Feudalism, festivals and flowers.
A feudal castle town turned manufacturing heartland, Kitakyushu is known for its cutting-edge innovations in eco-friendly technology and its lively, unforgettable festivals within Fukuoka Prefecture.
Kitakyushu, the second-largest city in the southern region of Kyushu, is named after its position at the northernmost point of the region. The city was created in 1963 through a merger of five cities; Kokura, Tobata, Yahata, Wakamatsu and Moji. The unique history, traditions, and natural beauty of each city blend together to give Kitakyushu its unique personality.
Here, the locals truly understand the definition of “work hard, play hard!” which makes it a totally memorable trip while in Japan’s sunny southern region.
The pride of Kitakyushu is Kokura Castle, a reconstruction of an Edo-era castle first built in 1602. The castle was fully restored in 1990 and overlooks a splendid garden. In late March, the castle grounds become awash in cherry blossoms, making it a picturesque location for hanami (flower viewing).
The castle also serves as a backdrop to two of Kitakyushu’s most spectacular summer festivals, Kokura Gion Daiko and the Wasshoi Hyakuman Summer Festival.
The birthplace of the modern Japanese toilet
Kitakyushu is also home to the headquarters of Toto, which is known for its high-tech Washlet brand toilets. At the Toto Museum, visitors can learn how the company transformed from a humble porcelain maker to the leading name in bathroom innovation through interactive exhibits.
Kitakyushu is also home to the headquarters of Toto.
For the full experience, be sure to try a washlet for yourself in the futuristic public restrooms! The first floor of the museum has a showroom where you can see all of the latest Toto products. The best part? It’s all completely free.
A perfectly preserved port town
Moji Port is a captivating historic district known for its fascinating museums, seaside promenade, and delicious culinary specialty: baked curry.
Moji became an affluent international port in the late 19th century, and many of the Western-style buildings of the era, including the glorious neo-renaissance style Mojiko Station, are still standing in pristine condition. Besides the train station, one of the most notable buildings is the Former Moji Mitsui Club, where Albert Einstein and his wife Elsa stayed during their trip to Japan in 1922.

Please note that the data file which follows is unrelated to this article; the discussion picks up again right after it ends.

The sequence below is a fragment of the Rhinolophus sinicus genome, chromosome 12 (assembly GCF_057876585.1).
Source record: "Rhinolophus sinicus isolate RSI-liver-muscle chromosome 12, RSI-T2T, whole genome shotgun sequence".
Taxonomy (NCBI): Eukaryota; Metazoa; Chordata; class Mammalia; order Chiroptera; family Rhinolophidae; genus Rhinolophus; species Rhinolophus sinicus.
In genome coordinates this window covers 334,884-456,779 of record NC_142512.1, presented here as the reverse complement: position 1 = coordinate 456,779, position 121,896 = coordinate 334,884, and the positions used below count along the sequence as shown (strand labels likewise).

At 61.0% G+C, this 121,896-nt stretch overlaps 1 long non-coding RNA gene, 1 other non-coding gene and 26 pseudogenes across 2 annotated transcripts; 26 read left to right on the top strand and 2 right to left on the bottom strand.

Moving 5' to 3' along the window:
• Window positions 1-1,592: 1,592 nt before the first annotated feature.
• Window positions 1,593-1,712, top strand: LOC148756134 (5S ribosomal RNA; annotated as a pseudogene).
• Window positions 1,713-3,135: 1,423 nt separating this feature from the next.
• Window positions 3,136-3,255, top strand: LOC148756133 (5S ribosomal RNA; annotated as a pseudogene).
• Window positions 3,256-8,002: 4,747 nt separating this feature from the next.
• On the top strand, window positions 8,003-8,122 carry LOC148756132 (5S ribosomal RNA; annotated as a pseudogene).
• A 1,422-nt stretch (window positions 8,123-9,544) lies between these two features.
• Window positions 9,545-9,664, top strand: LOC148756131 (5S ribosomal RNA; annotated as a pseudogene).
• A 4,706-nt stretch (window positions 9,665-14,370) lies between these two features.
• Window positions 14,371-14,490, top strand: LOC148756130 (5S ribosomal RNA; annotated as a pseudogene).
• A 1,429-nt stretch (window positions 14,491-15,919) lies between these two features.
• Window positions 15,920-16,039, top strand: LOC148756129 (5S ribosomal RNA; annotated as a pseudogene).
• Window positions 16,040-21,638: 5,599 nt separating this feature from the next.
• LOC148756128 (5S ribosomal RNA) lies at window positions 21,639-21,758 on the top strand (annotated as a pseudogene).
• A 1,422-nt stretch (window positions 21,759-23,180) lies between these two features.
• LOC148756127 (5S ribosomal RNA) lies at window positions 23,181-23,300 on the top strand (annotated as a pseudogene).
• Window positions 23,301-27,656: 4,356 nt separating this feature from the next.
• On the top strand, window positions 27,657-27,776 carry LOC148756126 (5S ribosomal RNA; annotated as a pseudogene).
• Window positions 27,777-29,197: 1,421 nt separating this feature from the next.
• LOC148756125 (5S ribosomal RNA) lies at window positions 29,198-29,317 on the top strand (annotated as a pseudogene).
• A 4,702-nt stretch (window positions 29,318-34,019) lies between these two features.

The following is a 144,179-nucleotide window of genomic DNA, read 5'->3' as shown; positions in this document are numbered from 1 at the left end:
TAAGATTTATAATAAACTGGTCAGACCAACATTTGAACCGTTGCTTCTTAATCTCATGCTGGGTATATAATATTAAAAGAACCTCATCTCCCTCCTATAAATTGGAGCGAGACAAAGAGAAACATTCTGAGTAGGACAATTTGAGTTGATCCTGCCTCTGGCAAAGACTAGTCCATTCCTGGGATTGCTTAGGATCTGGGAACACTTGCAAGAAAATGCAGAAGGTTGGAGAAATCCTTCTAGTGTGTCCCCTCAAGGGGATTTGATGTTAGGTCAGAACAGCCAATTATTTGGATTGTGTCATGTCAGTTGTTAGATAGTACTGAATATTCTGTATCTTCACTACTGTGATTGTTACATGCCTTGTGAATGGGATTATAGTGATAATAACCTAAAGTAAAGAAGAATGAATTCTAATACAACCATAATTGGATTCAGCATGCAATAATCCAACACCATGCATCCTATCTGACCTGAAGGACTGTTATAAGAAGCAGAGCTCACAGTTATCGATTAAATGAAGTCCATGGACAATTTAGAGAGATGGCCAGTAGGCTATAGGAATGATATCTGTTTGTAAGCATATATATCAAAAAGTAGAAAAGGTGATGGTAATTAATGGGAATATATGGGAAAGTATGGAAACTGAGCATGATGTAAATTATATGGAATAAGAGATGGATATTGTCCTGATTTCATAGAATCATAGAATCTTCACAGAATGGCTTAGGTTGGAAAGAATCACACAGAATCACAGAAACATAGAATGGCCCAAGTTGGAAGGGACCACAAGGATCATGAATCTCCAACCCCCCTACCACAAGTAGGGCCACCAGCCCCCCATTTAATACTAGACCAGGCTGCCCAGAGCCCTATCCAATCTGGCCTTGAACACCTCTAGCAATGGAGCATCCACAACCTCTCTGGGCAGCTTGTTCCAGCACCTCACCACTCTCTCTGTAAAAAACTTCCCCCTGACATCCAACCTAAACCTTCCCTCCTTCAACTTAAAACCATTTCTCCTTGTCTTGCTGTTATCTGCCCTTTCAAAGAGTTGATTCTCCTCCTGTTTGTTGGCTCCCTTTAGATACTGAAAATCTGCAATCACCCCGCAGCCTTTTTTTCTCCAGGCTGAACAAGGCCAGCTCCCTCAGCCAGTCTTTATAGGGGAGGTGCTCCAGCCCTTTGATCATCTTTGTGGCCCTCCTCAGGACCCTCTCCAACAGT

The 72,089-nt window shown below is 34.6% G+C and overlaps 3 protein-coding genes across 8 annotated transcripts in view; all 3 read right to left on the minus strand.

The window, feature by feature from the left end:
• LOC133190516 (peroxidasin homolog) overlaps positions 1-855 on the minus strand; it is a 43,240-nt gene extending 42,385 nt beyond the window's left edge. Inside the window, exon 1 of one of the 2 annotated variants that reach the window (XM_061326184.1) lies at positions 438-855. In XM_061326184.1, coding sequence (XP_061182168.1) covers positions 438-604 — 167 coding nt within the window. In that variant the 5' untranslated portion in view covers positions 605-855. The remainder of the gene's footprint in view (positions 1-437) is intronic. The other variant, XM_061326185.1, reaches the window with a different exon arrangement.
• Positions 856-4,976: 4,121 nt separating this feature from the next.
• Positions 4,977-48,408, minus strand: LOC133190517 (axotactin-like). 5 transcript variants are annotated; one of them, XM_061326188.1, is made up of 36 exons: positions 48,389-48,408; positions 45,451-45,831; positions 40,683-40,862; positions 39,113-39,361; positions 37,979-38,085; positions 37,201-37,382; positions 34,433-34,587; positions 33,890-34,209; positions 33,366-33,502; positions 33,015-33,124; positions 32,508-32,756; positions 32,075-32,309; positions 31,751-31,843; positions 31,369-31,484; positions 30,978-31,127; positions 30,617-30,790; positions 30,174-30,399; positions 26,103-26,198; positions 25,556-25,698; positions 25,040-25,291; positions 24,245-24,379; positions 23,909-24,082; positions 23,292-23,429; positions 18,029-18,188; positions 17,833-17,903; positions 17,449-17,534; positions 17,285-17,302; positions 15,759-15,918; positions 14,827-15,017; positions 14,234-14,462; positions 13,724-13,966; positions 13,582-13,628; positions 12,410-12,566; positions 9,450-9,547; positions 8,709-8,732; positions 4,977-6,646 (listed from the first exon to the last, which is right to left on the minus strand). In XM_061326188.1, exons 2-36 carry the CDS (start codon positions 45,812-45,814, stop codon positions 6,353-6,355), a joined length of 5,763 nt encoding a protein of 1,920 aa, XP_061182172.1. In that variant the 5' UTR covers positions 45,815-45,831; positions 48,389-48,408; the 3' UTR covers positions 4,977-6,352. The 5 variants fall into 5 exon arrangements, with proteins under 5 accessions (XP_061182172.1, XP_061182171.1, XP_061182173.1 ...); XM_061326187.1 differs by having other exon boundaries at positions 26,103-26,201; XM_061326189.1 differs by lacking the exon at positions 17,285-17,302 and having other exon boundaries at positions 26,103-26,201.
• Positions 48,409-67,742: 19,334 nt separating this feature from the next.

Every summer, Moji Port hosts the massively popular Kanmon Straits Fireworks Festival. Moji and the city of Shimonoseki (across the way in Yamaguchi Prefecture), fire over 15,000 fireworks in a battle to see who can create the biggest spectacle.
Don’t miss the beautiful holiday illuminations in December. The holiday illuminations light up the charming brick buildings along the port front. Together with the passing ships, they create a picturesque and oh-so-romantic atmosphere.
Manga, anime and games ga lore
The world of manga (Japanese comics) comes alive at the Kitakyushu Manga Museum. It’s located on the top floor of Aru Aru City shopping mall, an otaku’s paradise full of manga, anime, video game and cosplay shops.
The Kitakyushu Manga Museum not only introduces the history and process of creating manga, but it also pays homage to its home-grown manga artists. One of the most famous of these artists is Leiji Matsumoto, the man behind classic manga such as Space Battleship Yamato. The museum also features rotating exhibits, workshops, and a reading zone with 50,000 books to choose from. Once you’ve finished browsing the museum, you can shop to your heart’s content at Aru Aru City.
A botanical dream world
Step into a floral wonderland at Kawachi Wisteria Garden (Map), where spectacular tunnels of fragrant purple and white wisterias wind along the lush mountainside of Mount Sarakura. The tunnels, which measure 80 and 110 meters respectively, have over 22 varieties of wisterias to enjoy.
The garden is open from the middle of April through the middle of May, but peak season is typically at the end of April through the beginning of May. Because the flowers are only in bloom for a brief time, it is necessary to reserve your desired date and time by purchasing a ticket for ¥500 at a convenience store. Tickets sell out quickly, so it’s best to purchase them ASAP.
The garden reopens from late November through early December, when visitors can enjoy the autumn foliage of over 700 maple trees.